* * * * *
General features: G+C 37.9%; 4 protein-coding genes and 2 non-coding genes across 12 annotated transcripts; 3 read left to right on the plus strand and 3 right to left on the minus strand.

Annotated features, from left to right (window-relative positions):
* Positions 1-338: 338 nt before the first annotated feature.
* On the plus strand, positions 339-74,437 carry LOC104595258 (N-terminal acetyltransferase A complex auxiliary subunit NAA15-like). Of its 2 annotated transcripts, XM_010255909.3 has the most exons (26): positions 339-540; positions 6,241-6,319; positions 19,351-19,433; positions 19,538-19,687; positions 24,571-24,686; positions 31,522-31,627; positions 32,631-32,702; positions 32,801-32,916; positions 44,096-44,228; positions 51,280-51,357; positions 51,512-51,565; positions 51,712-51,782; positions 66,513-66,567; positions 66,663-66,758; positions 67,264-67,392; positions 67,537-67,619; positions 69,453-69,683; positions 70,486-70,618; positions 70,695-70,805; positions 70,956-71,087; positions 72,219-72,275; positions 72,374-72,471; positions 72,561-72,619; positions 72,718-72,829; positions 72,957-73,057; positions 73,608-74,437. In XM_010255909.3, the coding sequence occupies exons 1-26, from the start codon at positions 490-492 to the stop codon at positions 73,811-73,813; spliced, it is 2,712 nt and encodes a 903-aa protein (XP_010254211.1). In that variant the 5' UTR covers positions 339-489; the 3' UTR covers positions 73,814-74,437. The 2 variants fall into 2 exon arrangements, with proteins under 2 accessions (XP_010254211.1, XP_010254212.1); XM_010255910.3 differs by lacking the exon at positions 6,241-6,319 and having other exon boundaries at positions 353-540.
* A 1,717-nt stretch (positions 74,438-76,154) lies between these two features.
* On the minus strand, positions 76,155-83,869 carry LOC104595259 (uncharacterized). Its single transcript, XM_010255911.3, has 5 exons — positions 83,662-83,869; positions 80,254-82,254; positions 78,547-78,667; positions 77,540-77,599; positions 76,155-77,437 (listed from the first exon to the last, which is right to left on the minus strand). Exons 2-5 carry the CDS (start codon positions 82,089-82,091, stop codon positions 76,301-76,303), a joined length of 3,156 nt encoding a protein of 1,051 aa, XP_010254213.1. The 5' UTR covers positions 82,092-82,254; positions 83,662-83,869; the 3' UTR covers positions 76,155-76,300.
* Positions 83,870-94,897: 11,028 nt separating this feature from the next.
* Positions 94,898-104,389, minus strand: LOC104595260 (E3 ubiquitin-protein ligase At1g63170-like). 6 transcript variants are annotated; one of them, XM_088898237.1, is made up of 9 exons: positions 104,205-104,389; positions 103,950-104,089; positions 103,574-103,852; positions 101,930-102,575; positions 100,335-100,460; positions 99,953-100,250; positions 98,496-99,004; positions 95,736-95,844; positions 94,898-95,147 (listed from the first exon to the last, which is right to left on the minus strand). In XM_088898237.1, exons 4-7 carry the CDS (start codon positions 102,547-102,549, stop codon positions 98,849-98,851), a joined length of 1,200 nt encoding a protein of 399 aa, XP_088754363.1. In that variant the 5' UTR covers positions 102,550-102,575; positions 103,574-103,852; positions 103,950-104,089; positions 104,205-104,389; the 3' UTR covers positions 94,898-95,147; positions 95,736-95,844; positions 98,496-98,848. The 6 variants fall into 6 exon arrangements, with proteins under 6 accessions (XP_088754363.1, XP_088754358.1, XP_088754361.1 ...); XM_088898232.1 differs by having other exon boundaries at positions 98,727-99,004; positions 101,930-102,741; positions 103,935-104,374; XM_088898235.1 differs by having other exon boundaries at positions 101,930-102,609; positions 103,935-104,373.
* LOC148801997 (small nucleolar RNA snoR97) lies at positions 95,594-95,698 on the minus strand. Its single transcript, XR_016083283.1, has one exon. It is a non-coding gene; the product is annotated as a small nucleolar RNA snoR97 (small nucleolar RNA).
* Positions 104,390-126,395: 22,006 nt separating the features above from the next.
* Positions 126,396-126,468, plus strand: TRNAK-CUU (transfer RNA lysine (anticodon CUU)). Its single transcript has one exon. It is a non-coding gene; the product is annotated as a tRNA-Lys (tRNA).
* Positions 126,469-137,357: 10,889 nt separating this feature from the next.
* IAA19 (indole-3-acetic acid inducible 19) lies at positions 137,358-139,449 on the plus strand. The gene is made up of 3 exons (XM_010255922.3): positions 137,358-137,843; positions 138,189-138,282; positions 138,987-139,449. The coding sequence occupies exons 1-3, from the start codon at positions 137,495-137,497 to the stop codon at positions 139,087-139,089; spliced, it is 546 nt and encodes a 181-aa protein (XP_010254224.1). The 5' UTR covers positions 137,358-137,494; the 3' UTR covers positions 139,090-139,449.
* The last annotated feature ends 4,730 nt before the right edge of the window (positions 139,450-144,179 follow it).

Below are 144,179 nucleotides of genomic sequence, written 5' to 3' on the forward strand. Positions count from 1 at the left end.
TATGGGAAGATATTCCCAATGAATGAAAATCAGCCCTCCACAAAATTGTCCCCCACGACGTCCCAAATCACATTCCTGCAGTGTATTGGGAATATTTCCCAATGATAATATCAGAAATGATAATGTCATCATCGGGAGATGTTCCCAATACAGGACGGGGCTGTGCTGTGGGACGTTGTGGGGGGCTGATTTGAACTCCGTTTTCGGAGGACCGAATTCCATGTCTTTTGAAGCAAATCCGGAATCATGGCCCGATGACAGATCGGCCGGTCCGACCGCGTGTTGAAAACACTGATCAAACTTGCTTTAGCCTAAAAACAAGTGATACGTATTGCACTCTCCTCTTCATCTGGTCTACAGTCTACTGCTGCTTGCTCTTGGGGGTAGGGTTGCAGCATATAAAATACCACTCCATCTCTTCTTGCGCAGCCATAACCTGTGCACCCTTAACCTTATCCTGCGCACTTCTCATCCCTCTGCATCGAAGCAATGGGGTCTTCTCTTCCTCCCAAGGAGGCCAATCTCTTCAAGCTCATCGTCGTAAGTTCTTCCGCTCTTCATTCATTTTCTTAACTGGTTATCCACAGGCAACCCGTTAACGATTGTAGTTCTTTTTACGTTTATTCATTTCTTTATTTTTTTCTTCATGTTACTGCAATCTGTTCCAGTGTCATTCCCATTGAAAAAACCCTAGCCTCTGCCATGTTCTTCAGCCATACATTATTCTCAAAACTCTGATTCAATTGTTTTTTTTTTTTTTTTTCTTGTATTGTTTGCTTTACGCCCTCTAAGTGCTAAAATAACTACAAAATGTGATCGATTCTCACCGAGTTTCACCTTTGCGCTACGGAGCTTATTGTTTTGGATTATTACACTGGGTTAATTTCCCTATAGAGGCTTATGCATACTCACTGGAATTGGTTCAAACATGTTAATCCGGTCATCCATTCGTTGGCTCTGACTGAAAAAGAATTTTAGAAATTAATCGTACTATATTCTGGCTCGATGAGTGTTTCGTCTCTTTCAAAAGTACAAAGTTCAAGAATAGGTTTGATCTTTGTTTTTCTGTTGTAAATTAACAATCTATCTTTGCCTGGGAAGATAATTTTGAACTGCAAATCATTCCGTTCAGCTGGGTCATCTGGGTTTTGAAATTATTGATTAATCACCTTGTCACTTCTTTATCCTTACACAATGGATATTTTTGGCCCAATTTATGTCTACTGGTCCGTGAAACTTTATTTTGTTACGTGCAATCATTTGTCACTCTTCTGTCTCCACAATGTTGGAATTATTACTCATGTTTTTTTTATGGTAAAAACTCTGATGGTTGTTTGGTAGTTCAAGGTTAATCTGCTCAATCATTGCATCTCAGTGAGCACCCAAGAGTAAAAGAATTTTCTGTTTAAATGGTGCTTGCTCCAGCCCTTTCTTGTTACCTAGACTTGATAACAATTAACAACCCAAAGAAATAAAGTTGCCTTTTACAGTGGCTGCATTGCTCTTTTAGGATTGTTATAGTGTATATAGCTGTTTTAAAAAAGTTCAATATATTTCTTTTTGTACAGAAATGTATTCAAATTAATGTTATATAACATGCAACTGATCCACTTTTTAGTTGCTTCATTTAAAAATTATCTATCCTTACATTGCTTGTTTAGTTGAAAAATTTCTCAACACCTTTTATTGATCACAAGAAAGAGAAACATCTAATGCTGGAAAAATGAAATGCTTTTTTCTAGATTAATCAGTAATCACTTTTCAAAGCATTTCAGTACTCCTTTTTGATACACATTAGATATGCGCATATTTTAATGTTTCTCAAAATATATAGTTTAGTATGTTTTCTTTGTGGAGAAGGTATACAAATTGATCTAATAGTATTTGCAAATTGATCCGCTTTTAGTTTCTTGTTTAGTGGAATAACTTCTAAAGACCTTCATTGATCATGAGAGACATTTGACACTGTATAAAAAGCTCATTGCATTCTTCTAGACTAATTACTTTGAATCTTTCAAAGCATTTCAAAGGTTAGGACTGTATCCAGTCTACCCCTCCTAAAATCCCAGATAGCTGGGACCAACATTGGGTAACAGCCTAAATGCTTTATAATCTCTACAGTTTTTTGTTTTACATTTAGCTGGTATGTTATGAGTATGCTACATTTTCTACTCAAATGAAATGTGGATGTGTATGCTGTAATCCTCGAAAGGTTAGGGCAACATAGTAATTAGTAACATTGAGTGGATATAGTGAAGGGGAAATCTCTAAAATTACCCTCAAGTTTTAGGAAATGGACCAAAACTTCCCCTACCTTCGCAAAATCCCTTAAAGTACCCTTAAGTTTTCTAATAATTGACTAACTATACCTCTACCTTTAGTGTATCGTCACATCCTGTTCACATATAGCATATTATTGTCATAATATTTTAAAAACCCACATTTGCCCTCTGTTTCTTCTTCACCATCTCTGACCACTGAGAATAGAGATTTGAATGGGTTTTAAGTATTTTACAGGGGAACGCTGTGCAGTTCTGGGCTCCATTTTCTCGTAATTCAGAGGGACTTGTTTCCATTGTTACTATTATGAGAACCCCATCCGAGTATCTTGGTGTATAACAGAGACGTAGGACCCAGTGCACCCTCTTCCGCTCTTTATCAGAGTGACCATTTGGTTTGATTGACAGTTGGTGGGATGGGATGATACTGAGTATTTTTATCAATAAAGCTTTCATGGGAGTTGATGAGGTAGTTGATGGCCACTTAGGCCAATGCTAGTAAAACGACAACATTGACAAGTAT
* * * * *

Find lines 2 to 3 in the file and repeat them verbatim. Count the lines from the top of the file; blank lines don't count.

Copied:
Annotated features, from left to right (window-relative positions):
* Positions 1-338: 338 nt before the first annotated feature.